Stop bullshitting. Despite what you say, you LOVE to be the dissenter.

Zummo's owner Mary Tellie wrote in an email, "We love what the Clover does for the coffee." Mary's shop is a testament to her passion for her product. If you don't like her marketing approach, that's OK.

3/10/2008 04:49:00 PM  
Blogger onocoffee said...


To me, it's not a point of "liking" or "disliking" the marketing position, I think it's just "odd" and "weird" that we (as a community) have become overtly focused on the machinery.

Why not have a "Fetco Menu"?

It just seems that after spending eleven thousand dollars on an automated brewer, one would be apt to justifying it by any and all means.

3/10/2008 07:58:00 PM  
Anonymous brett said...

I am getting really tired of reading "after spending eleven thousand dollars on an automated brewer blah blah blah..."

Can't we all just know that Jay hates the price of the clover and the culture of the clover.

Would the coffee some how be better if you ground the coffee with your back molars and brewed it in your fists? You could send out press releases touting the cheapness (no, freeness!) of your new brewing method. You could expound on your tongues ability to detect just the right grind size and your hands ability to tell just what temperature the water is at.

3/11/2008 09:34:00 AM  
Blogger Tim said...

Mary Tellie is as driven a coffee soul as any I've come across. Her passion (I believe she worked on her Autobahn espresso blend for 5 years?) for her beans and her product overall is inspiring. Oh, and Jay? This is the place I mentioned to you (while in Easton)that has the CIA grad running the daily operations.
Besides, it's a hand-drawn clover logo, and I think it will look nice in my shop, too.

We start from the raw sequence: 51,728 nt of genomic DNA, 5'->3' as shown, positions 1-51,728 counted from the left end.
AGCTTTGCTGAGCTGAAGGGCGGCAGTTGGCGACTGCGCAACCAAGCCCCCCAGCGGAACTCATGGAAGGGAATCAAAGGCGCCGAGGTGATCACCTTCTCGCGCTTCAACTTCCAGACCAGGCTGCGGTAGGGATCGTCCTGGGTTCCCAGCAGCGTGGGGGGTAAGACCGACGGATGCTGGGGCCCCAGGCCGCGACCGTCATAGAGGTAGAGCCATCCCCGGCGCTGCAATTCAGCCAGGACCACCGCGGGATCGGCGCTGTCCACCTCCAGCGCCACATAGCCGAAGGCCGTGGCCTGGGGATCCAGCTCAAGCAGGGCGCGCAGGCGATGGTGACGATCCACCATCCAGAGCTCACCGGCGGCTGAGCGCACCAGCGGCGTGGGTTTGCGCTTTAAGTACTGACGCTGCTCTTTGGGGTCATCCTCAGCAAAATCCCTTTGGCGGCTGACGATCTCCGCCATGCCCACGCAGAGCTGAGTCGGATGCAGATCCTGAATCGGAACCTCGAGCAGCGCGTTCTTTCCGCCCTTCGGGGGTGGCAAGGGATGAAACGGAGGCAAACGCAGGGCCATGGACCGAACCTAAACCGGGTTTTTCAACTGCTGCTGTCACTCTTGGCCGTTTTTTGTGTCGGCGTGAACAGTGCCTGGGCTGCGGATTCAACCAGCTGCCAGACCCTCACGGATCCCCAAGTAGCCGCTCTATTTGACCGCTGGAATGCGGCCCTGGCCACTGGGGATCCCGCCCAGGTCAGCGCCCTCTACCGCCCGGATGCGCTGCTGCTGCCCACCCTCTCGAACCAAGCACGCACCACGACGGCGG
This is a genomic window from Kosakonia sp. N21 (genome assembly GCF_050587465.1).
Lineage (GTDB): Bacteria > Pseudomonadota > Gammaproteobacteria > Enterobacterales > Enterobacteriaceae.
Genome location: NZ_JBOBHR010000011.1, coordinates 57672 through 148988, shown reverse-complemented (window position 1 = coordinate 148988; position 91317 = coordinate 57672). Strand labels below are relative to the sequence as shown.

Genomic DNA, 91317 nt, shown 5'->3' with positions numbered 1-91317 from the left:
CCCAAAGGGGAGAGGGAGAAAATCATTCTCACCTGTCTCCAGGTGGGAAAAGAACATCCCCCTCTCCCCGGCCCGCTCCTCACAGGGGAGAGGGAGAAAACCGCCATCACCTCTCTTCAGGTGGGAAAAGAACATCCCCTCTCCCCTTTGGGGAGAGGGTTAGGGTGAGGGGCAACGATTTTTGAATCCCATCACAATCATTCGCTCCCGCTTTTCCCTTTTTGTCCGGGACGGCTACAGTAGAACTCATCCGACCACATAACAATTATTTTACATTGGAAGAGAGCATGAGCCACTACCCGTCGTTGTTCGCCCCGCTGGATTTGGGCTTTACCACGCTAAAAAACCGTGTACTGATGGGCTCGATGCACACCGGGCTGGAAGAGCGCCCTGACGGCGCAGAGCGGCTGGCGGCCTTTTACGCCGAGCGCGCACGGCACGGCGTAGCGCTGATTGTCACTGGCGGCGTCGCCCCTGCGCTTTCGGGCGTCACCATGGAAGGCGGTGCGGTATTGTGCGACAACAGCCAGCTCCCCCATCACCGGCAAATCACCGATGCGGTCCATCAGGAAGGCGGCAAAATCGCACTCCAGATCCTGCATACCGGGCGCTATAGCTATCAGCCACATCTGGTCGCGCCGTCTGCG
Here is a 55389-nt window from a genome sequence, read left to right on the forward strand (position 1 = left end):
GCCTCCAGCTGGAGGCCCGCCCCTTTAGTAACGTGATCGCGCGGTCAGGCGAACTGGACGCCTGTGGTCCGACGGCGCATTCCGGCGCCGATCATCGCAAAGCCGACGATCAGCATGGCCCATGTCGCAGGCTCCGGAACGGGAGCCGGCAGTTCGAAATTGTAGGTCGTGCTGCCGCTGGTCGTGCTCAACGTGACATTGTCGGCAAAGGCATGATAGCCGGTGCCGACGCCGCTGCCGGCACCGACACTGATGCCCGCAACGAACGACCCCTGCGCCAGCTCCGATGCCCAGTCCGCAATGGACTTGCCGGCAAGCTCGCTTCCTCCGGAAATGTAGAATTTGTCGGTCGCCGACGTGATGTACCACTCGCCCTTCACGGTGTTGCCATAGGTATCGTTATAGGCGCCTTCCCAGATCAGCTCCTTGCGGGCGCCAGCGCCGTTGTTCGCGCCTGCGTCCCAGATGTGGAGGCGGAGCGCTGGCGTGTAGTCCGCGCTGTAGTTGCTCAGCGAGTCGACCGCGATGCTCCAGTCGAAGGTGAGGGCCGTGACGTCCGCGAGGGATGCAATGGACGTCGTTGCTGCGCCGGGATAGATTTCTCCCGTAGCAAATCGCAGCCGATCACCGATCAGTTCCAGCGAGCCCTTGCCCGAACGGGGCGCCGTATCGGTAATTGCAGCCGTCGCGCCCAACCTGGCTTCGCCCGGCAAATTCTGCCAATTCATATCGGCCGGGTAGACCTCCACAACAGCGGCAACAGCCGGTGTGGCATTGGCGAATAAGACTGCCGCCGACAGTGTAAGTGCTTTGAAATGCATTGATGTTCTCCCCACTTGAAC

3/11/2008 01:53:00 PM  
Blogger onocoffee said...


It's not about "hating" anything. Like I said, I think it's "weird" and "odd" that our community has such a machine obsession that overshadows that of our actual product: coffee.

re: you molar comment
Unlike the current trend of touting a (automated) brew machine, I don't go out and tout whatever brew methodology we practice (currently French Press and espresso). Nor will I go out and tout the brew methods of our new venture (probably French Press, VacPot, Chemex and espresso).

To me, it's not the machine that's newsworthy, it's the product. I want our customers to seek us out because they've heard that we offer amazing and delicious coffees - not because we've spend an inordinate and exorbitant amount of money as a beta-tester for a potential Starbucks rollout.

I want delicious product to be our hallmark - not some machine.

Which is really just a different approach to business.

Yes, I remember you mentioning her place. I hope she does well.

And I hope your automated brewer logo'd shop does well too because I need more places to visit and hang out in while traveling.

You just will not be seeing one of those exorbitant automated brewers in any of my operations - just as you wouldn't see a Versalab machine.

3/12/2008 08:00:00 AM  
Blogger Tim said...

Touche, Mr. Caragay.
I think you'd have to agree, however, that for the average non-coffee industry consumer, the little bit of press that the Clover has gotten in the NYTimes,, etc. has really struck a chord. it's just good marketing to put that logo in your shop.